However, even in these circumstances Trotter is very optimistic. This optimism is shown in the way he talks to others [I’ad a good decent sleep] and is also shown at the beginning of page 94 where he sings as he is getting ready to go out into battle. This is a very unusual thing to do because he would have understood that these could well have been the last few hours of his life as he had more of a chance of dying than living on that particular day. I think that Hibbert symbolises happiness and optimism in this play.
In contrast to this, Hibbert, who is often referred to as highly pessimistic, deals with the same situation in the most contrasting way. He was surely expecting Stanhope to tell him to go up but acts like he did not know that he had to go up now [you want me to go up now?]. He may have even asked this in sheer optimism because he desperately did not want to go, maybe just if Stanhope said “no” to his question. He was even pale [Hibbert appears, his is very pale; he moves as he is half asleep] this maybe because of his fear to go up out of the trenches. He could have thought that if he went to the battle he would die. From another perspective this might have even been another trick from Hibbert to stop him go up into the battle.
After Stanhope had said that he had to go [Of course I do. The others have gone.] Hibbert’s hopes were ruined. Nevertheless he quickly thinks of some other excuse to delay himself from going - he asks Stanhope for water [got a drop of water] (Plan A did not work and because of this he switched into plan B). Then when Stanhope asked why it is for, he said that his mouth was dried up by the champagne [I’m so frightfully thirsty. All the champagne and the stuff – dried my mouth up]. I think that Hibbert was lying as he just did not want to go. When Stanhope asks if he has not had tea he makes up yet another lame excuse [Yes. It was a bit a bit sweet, though]. Then after this he deliberately rinses his mouth while he is drinking [Hibbert sips his water very slowly, rinsing his moth deliberately with each sip].
When Stanhope tells him [the longer you stay, the harder it’ll be to go up] Hibbert replies as if he did not know that he had to go up [Good Lord! You don’t think I’m-]. I think he said it in absolute optimism, identical to the part where he says that if he had to go up now [you want me to go up now].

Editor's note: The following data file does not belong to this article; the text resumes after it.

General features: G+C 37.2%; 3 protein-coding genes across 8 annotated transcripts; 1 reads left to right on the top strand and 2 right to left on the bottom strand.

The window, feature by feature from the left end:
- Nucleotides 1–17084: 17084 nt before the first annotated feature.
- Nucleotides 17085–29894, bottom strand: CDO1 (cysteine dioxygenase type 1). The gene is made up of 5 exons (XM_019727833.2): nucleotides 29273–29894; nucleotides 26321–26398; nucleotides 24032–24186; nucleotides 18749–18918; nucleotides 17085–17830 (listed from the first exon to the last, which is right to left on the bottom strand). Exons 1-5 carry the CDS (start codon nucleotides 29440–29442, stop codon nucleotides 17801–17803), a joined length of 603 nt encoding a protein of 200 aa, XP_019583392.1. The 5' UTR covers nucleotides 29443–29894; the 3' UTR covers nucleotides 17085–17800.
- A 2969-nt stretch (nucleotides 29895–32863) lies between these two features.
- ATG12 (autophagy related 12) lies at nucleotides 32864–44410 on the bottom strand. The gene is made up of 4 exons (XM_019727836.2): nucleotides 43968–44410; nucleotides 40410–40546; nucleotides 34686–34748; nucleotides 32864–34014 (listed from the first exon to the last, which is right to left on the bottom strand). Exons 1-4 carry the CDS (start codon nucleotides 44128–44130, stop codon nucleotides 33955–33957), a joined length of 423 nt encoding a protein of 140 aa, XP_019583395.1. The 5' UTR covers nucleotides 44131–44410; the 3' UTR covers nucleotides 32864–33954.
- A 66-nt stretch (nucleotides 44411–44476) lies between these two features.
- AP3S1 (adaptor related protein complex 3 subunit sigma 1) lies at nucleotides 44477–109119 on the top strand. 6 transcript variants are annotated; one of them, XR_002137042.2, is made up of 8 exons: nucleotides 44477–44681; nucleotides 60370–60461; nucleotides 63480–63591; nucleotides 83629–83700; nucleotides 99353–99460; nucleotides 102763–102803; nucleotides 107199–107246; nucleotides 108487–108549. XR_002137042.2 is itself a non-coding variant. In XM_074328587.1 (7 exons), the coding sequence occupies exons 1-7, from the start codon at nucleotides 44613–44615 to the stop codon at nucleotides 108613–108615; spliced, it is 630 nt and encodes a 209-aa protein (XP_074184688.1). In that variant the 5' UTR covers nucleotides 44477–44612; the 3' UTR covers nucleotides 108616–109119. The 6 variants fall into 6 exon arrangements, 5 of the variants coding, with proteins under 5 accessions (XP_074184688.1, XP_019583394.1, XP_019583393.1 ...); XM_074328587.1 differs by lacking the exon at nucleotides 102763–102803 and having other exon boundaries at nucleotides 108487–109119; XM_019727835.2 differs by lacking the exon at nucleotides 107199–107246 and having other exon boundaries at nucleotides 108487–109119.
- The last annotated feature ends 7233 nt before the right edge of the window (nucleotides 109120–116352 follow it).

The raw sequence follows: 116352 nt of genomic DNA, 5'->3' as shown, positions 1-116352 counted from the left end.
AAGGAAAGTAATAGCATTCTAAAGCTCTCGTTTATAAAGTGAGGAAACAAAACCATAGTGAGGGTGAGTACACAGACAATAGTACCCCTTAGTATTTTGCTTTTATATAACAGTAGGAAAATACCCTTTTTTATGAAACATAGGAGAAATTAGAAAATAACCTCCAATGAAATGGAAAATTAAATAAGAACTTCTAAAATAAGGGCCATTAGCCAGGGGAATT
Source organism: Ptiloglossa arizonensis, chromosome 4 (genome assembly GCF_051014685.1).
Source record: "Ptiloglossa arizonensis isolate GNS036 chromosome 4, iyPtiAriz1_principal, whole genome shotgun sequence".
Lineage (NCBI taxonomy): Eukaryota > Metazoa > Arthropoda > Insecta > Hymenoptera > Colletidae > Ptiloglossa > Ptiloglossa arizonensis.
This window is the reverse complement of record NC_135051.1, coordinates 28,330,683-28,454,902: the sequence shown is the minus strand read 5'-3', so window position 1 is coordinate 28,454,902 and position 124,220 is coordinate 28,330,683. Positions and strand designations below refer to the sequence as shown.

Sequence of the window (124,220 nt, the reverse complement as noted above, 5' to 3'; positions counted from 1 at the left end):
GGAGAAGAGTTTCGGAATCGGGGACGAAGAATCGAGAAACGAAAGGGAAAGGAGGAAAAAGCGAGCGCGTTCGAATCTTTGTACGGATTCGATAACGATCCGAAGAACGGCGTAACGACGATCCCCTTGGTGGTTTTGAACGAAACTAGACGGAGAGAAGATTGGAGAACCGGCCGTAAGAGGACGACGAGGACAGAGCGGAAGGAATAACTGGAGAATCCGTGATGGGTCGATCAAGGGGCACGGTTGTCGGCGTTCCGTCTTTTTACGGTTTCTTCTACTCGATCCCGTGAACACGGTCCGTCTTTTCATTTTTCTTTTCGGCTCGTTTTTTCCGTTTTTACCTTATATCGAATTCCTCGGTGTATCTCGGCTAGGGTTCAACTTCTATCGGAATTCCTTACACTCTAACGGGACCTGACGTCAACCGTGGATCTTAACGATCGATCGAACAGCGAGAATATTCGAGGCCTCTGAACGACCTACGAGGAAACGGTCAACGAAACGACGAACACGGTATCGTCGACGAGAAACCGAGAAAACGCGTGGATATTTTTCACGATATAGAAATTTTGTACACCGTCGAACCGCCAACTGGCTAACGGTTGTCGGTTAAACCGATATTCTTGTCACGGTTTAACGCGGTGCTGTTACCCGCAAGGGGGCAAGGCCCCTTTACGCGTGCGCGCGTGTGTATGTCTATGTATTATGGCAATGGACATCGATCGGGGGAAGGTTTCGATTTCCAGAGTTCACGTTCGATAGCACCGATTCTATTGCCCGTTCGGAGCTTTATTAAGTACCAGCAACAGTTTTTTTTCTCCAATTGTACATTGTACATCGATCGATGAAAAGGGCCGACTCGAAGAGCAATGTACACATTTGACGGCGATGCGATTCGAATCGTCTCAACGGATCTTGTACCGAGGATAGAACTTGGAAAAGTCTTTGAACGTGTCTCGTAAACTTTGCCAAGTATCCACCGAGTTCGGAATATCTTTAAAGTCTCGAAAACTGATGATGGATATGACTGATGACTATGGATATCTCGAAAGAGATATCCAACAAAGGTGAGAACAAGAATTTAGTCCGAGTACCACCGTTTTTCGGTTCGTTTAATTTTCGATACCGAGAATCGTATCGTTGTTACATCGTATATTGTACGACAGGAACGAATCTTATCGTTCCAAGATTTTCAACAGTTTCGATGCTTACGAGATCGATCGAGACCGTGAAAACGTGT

After Mason comes Stanhope tells Mason to go up with Hibbert [All right, Mason. Mr. Hibbert is coming up now. You can go along with him]. I think this was a cunning ploy from Stanhope as he had no other way to send Hibbert. He should have realized that Hibbert had nothing else to do but go because he does not want to admit that he is scared of going out in front of their cook. Hibbert looks at Stanhope for a moment and then smiles, just as if he wants to say “you got me there”.
All these actions from Hibbert shows that he is a “short sighted man”; someone who does not look at the future. A perfect example for this is that he deliberately wasted his time as he was drinking the water while he knew that the longer he stayed there, the harder for him it would be to go out of the trenches. But from another perspective he could be called a normal man because most people when faced with this situation will do the same thing as Hibbert. I think he symbolises in this play for weakness and pessimism.
Comparing to the characters Hibbert and Trotter, I think that Raleigh falls in between as he is neither pessimistic nor optimistic. However, he is a unique character like every other character in this play. I think he still regards Stanhope as a hero even though Stanhope had treated him badly. This fact can be reinforced because Raleigh spoke to Stanhope politely after Stanhope had an argument with him yesterday. I think that Stanhope had recognized that he did the wrong thing yesterday. Because of this he could not even look at Raleigh’s face [(without looking up) Yes. Trotter’s gone.].
In this scene Stanhope goes through what can be called as a “metamorphosis” From the beginning of the play to the latter parts of this scene the audience would see Stanhope as a very strong person. This fact is reinforced in this scene; when the Sergeant Major reports the death of Corporal Ross, Stanhope does not panic
Stanhope: Who’s just been hit?
Soldier: Corporal Ross, I think it was sir. Minnie dropped in the corner-just as I come away.
Stanhope: (to the soldier) All right, thanks
This may even be because Stanhope knew that some of their soldiers would die during this battle. Therefore, the news that Corporal Ross was hit was not a surprise or a shock for him. I think that this incident shows the horror and futility of the war to the extreme.
After the Sergeant Major reports that Raleigh was hit another side of Stanhope’s character is revealed. It can be evidently seen that he is a very commanding man and wants to fulfil his desire no matter what. This can been seen when Stanhope tells the sergeant Major to bring two men up with a stretcher: